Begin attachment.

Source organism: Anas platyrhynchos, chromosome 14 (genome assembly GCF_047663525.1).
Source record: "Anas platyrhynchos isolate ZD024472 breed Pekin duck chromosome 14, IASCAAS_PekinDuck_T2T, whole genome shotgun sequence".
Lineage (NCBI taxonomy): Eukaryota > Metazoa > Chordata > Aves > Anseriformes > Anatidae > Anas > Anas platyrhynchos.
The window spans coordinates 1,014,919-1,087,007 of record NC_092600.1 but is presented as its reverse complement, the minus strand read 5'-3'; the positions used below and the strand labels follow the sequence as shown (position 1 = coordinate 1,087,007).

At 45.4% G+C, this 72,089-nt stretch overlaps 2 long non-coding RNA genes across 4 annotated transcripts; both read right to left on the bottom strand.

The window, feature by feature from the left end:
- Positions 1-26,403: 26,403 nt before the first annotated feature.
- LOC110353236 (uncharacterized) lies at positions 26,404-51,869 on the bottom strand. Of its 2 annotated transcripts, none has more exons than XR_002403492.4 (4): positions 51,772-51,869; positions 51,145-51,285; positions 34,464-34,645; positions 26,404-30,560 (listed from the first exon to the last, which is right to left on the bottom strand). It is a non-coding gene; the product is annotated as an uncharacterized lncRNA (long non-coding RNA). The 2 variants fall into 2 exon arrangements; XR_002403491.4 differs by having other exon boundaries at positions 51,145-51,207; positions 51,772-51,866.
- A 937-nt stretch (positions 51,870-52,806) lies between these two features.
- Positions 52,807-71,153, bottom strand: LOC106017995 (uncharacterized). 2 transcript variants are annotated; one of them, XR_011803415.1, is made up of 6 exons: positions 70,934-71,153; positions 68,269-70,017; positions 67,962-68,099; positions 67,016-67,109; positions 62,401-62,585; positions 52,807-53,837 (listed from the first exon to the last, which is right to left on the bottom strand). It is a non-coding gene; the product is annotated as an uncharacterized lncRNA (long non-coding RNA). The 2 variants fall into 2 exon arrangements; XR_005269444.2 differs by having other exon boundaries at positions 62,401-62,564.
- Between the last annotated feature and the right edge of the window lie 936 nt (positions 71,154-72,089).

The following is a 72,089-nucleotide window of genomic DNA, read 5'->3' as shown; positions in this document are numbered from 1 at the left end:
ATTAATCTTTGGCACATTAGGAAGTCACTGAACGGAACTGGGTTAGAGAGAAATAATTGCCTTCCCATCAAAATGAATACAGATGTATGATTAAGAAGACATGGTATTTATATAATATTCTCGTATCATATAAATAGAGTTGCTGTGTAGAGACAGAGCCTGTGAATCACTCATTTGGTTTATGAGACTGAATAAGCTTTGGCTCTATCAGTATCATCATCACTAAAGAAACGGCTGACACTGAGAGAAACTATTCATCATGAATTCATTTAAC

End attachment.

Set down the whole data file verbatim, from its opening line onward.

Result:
Source organism: Anas platyrhynchos, chromosome 14 (genome assembly GCF_047663525.1).
Source record: "Anas platyrhynchos isolate ZD024472 breed Pekin duck chromosome 14, IASCAAS_PekinDuck_T2T, whole genome shotgun sequence".
Lineage (NCBI taxonomy): Eukaryota > Metazoa > Chordata > Aves > Anseriformes > Anatidae > Anas > Anas platyrhynchos.
The window spans coordinates 1,014,919-1,087,007 of record NC_092600.1 but is presented as its reverse complement, the minus strand read 5'-3'; the positions used below and the strand labels follow the sequence as shown (position 1 = coordinate 1,087,007).

At 45.4% G+C, this 72,089-nt stretch overlaps 2 long non-coding RNA genes across 4 annotated transcripts; both read right to left on the bottom strand.

The window, feature by feature from the left end:
- Positions 1-26,403: 26,403 nt before the first annotated feature.
- LOC110353236 (uncharacterized) lies at positions 26,404-51,869 on the bottom strand. Of its 2 annotated transcripts, none has more exons than XR_002403492.4 (4): positions 51,772-51,869; positions 51,145-51,285; positions 34,464-34,645; positions 26,404-30,560 (listed from the first exon to the last, which is right to left on the bottom strand). It is a non-coding gene; the product is annotated as an uncharacterized lncRNA (long non-coding RNA). The 2 variants fall into 2 exon arrangements; XR_002403491.4 differs by having other exon boundaries at positions 51,145-51,207; positions 51,772-51,866.
- A 937-nt stretch (positions 51,870-52,806) lies between these two features.
- Positions 52,807-71,153, bottom strand: LOC106017995 (uncharacterized). 2 transcript variants are annotated; one of them, XR_011803415.1, is made up of 6 exons: positions 70,934-71,153; positions 68,269-70,017; positions 67,962-68,099; positions 67,016-67,109; positions 62,401-62,585; positions 52,807-53,837 (listed from the first exon to the last, which is right to left on the bottom strand). It is a non-coding gene; the product is annotated as an uncharacterized lncRNA (long non-coding RNA). The 2 variants fall into 2 exon arrangements; XR_005269444.2 differs by having other exon boundaries at positions 62,401-62,564.
- Between the last annotated feature and the right edge of the window lie 936 nt (positions 71,154-72,089).

The following is a 72,089-nucleotide window of genomic DNA, read 5'->3' as shown; positions in this document are numbered from 1 at the left end:
ATTAATCTTTGGCACATTAGGAAGTCACTGAACGGAACTGGGTTAGAGAGAAATAATTGCCTTCCCATCAAAATGAATACAGATGTATGATTAAGAAGACATGGTATTTATATAATATTCTCGTATCATATAAATAGAGTTGCTGTGTAGAGACAGAGCCTGTGAATCACTCATTTGGTTTATGAGACTGAATAAGCTTTGGCTCTATCAGTATCATCATCACTAAAGAAACGGCTGACACTGAGAGAAACTATTCATCATGAATTCATTTAAC